A great sense of joy emerged as I wandered through the forest last weekend, with the midday light of May Eve beaming through. I had entered with a cluttered mind and heart of unfinished projects and unresolved emotions. But after a short while, I realized that pleasure was permeating my senses, awaiting my acknowledgement. I was immersed in the vibrancy of the plants, birds, mosses, and trees. Once I surrendered my thoughts and offered my complete awareness and admiration, a lightness entered my being that lingered the rest of the day. Merisana’s presence.
Our knowledge of Merisana comes from an ancient Ladin legend from the Italian Dolomites known as “Merisana’s Wedding.” Like her mother before her, Merisana was a Salvadega, a woman who lived in the wild among the forest and rocks. The woodland waters were Merisana’s sacred realm in her role as Queen of the Water Virgins. Named partly after her godmother, La Luce di Meriggio, “the light of midday,” Merisana brought happiness wherever her light shined as she wandered over the forest meadows at noon.
One day a Hunter King – or a King of Rays depending on the storywriter – passed through the forest and happened to see Merisana in the Brook of the Virgins. He experienced such joy in her presence that he wanted to marry her so he would always feel this happiness. After some thought and negotiation, Merisana agreed to the union, but only if all creatures were happy at the time of their marriage.
On the day of the wedding, everything was radiant and beautiful. Trees were in leaf and flowers were in bloom. It was the great flowering of May. But as the midday hour approached, Merisana noticed that one tree stood bare and alone. Merisana took her sheer green veil and threw it up onto a branch, where the wind carried it further above. The tree now shone with green in the iridescent light of the sun. And so, the marriage took place, and the larch tree was born. The seeds of this magnificent tree were carried by the wind throughout all the valleys. Even today, especially in the silence at midday, one can feel sublime joy in the presence of the larch.
I have often thought about this story, and its messages and implications. Merisana, like other magical women in the folk stories, is so attuned to nature that she merges with it and understands the right course of action. She agrees to grant this human’s quest for happiness, but only if the well-being of all the creatures can be ensured. She willingly gives her green veil for the collective benefit, and out of that something new is created that continues to offer the gift of well-being. Notably, Giovanna Zangrandi entitles her version of this story “The Veil of Merisana,” which seems to higlight Merisana’s gift rather than her union.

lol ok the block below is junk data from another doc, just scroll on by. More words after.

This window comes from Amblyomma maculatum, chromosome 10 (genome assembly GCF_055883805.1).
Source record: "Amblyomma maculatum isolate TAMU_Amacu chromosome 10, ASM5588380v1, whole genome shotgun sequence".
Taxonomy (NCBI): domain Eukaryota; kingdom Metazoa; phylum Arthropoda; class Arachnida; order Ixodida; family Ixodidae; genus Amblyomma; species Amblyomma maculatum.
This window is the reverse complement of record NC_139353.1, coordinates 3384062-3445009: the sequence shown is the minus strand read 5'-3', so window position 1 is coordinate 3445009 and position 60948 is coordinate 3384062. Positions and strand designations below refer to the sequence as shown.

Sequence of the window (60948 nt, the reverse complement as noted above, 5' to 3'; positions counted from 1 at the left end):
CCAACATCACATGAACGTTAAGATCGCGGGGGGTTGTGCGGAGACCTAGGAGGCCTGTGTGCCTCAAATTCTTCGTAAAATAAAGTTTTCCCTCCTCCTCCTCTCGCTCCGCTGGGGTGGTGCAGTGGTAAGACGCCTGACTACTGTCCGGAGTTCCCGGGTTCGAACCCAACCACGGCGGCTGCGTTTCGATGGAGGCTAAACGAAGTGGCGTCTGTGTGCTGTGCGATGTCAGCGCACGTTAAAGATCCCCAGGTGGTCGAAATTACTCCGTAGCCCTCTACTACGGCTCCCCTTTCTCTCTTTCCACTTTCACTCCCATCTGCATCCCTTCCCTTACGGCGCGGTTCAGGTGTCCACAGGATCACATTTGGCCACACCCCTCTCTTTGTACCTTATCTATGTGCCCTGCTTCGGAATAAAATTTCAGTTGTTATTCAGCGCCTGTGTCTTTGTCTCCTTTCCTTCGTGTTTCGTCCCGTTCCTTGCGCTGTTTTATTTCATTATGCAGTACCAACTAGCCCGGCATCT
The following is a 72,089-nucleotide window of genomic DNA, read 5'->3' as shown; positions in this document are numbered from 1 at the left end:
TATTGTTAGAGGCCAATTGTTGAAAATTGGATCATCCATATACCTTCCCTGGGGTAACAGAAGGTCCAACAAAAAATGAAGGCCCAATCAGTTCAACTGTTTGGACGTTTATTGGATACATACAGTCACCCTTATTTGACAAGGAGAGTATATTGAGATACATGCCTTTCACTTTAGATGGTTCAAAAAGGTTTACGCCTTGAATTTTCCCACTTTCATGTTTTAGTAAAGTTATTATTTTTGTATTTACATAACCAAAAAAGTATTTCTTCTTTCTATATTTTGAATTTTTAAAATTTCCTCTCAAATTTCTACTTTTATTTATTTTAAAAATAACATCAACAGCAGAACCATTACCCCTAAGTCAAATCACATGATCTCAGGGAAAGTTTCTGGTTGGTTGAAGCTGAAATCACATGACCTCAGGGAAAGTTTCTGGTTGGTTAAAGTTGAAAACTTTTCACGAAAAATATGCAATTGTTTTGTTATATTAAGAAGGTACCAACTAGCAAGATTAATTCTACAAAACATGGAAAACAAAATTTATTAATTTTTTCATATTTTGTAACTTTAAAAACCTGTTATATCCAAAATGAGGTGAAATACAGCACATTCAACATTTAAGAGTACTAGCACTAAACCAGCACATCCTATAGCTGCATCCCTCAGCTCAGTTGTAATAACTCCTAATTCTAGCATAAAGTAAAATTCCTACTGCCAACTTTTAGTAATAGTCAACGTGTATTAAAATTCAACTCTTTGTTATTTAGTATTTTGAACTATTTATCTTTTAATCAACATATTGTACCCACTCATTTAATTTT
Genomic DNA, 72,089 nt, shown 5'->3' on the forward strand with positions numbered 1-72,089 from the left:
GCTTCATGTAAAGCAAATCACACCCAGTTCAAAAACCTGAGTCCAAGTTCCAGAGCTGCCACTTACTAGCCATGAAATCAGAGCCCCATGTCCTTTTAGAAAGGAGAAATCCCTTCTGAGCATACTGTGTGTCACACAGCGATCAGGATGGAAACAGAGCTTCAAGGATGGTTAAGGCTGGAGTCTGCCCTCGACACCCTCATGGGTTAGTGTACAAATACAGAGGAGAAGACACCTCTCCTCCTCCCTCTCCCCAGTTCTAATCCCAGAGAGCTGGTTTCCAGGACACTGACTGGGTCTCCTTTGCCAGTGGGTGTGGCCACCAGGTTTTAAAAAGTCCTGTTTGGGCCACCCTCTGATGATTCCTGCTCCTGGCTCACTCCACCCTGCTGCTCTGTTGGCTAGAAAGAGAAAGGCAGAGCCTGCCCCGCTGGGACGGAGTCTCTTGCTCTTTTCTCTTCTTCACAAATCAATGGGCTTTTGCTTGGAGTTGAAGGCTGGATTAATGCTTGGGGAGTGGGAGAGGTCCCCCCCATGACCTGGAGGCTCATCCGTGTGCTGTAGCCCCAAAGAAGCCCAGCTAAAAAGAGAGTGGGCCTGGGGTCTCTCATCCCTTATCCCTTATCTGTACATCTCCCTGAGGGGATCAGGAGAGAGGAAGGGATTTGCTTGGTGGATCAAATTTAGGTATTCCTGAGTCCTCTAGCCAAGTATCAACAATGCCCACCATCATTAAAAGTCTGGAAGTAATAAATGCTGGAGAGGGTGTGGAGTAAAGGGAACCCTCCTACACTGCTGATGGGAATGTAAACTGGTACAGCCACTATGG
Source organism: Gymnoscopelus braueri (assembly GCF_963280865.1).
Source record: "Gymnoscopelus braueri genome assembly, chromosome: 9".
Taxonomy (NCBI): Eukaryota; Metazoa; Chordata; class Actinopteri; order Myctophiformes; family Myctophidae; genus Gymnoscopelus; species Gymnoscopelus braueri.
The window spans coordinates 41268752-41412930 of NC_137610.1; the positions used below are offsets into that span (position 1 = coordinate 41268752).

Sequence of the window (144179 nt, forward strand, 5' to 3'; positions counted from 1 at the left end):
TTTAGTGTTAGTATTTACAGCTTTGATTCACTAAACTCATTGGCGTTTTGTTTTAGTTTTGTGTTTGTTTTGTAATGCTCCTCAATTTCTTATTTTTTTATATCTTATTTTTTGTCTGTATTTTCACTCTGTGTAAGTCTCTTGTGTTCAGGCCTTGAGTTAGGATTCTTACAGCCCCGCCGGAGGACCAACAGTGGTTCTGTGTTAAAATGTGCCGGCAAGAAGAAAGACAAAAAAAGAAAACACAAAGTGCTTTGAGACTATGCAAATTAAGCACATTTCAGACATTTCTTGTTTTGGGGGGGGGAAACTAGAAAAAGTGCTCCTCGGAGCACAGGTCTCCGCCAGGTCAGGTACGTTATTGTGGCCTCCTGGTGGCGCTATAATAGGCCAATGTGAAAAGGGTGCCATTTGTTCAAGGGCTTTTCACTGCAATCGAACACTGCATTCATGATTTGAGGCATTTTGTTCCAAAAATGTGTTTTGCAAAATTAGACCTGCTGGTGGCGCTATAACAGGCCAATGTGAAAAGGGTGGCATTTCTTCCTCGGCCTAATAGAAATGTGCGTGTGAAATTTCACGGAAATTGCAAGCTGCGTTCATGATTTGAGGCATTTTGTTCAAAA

Pondering Merisana’s actions causes me to wonder: Who am I in this story? Am I paying attention? What is the green veil I offer? What wild seeds are calling to be born at this time? If we valued the knowledge of all beings, including those who have been regarded as “inanimate,” what wisdom and healing is available to us?
Brilliant scientists of our time communicate messages with resonant themes to those in this simple story. Dr. Robin Wall Kimmerer emphasizes the importance of giving more than we take from nature. Her intimate knowledge of plants grows from indigenous ways of knowing, which includes mind, body, emotions, and spirit. Dr. Vandana Shiva seeds possibilities by talking about the “living memory of plants through evolutionary time” and “the intention of seeds.” Dr. Qing Li invites us to walk slowly through the forest, with our senses open – a practice known as shinrin-yoku, forest bathing – and lures us there with beautiful photos, poetic words, and measured health benefits.
“It is when we connect to nature with all our senses that the magic happens, and our lives can be transformed. Immersed in the natural world, we can experience the miracle of life and connect to something larger than ourselves. Nature takes our breath away and breathes new life into us.”[i]
Merisana reminds me to walk not only with her, but as her. Not ruling over nature but with sacred sovereignty in myself that is nature, aware of my larger connection with other-than-humans and the wild, instinctively called to care and protect.
[i] Dr. Qing Li, Forest Bathing, p. 222
Carl Felix Wolff. “Merisana’s Wedding” in The Dolomites and Their Legends. Translated by Baroness Lea Rukawina. Bolzano, It.: Vogelweider. 1930.
Giovanna Zangrandi. “Il Velo di Merisana,” [The Veil of Merisana] in Leggende delle Dolomiti. Chiari, It.: Nordpress, 2000.
Robin Wall Kimmerer, Braiding Sweetgrass: Indigenous Wisdom, Scientific Knowledge and the Teachings of Plants , Oregon State University Press, 2003, and Gathering Moss: A Natural and Cultural History of Mosses, Milkweed Editions, 2015.
Vandana Shiva, “Living with Other Sentient Beings,” keynote address at the Association for the Study of Women and Mythology 2022 Symposium, April, 2022.
Qing Li, Forest Bathing: How Trees Can Help You Find Health and Happiness. Penguin Life, 2018.